There are inner lines to situations and they can sometimes find an inner line. The inner line comes to them from beyond the mind so to speak. It’s not thought out, but it comes to them by the same sort of inspiration that some artists and some scientists feel.  Concentration is first made but when there is facility in the practice then the thoughts can be dropped, largely dropped, and all the unnecessary thoughts begin to fall away. Then the movement becomes much more efficient.

One example, for instance, is something that happened to my teacher. He told us about it. He was a Brahman. One of the duties of a Brahman is to bring some spiritual consolation at least to those who are unfavourably placed due to their karma. He occasionally visited a lunatic asylum to talk to some of those inmates who were calm enough to be able to talk to. This place had a building and a field at the back with a small lake in it.  On this occasion, the place was being cleaned by the guards so all the residents were in the garden. Some were shouting, some were muttering, some were dancing, some were sitting brooding.

[He went in alone] because the guards were all busy and they knew him. So he spoke to two or three of them; and then one of them said, “Oh, Shastri. He’s a good fella. Let’s drown him in the lake.”  Some of the others came up and, “Yes, yes, yes, let’s do that. He’s a good chap.” Well, there were no guards in the field and, as they were all shouting, if he had shouted for help it would have been just one more shout. The guards wouldn’t necessarily have responded to that.  So he said (and I quote his words), “I said to them, “My friends, I agree – but will you give me a good send-off? Will you all give me a good three times ‘Pundit Hara Prasad Shastri ki Jai’?” (Jai is something like ‘bravo’ or ‘hurrah’.)  “Hurrah for Pundit Hara Prasad Shastri” – but then drown me. Do give me a send-off.” They said, “Oh, yes – of course!” They came around to see and then the leader said, “Now we’re giving him this and then we drown him. Come on altogether. Pundit Hari Prasad Shastri ki Jai.” Then all shouted together and then they shouted again, and the guards came running. While they were just shouting in the field, yelling, muttering, singing, disorganized, the guards knew that was just the people.  Once it was organized shouting, they knew there was something up. They were all shouting together so the guards knew immediately something had happened, something was up and they came running.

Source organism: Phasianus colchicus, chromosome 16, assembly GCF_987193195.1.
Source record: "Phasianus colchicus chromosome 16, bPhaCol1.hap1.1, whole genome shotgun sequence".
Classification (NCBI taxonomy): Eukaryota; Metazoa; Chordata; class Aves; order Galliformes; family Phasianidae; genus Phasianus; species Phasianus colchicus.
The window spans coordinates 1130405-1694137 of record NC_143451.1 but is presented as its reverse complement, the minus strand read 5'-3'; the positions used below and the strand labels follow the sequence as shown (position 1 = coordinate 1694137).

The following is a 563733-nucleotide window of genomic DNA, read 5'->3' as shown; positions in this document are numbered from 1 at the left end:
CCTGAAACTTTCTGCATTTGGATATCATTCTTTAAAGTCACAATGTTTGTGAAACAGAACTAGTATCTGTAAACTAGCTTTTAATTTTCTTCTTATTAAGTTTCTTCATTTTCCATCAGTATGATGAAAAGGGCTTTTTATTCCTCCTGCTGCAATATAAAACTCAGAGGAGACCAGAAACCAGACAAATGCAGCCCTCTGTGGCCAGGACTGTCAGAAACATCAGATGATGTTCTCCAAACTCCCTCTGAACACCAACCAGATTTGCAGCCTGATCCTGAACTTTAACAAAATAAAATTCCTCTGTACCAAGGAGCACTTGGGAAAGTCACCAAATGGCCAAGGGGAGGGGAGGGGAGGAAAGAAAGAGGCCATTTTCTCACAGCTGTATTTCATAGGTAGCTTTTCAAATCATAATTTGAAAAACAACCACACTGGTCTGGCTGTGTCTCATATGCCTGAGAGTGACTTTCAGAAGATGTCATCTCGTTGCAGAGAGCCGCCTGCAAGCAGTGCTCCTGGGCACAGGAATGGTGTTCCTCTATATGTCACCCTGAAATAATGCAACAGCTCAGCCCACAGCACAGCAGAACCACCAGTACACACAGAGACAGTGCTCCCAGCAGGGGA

He gave that as a hint. When our minds are in confusion, full of resentment, fear, hatred, clinging affection, disappointment, excitement, anticipation, they’re jumbled.  They’re like those lunatics, each one shouting.  But if they become ordered, they say something different. While they’re all jumbled about then the Self is going to be drowned; but when they become ordered, then help will come. Now in the same way, when we begin to control our thoughts and they become ordered, then it’s said, ‘a bodhisattva in the highest heaven’.  When this ordered thought comes, he turns his head, and he goes down and he helps.  So the doctrine is that when attempts are made to control the thought, there is also help from the spiritual beings. Mainly it’s a search within ourselves and not a reliance on something external.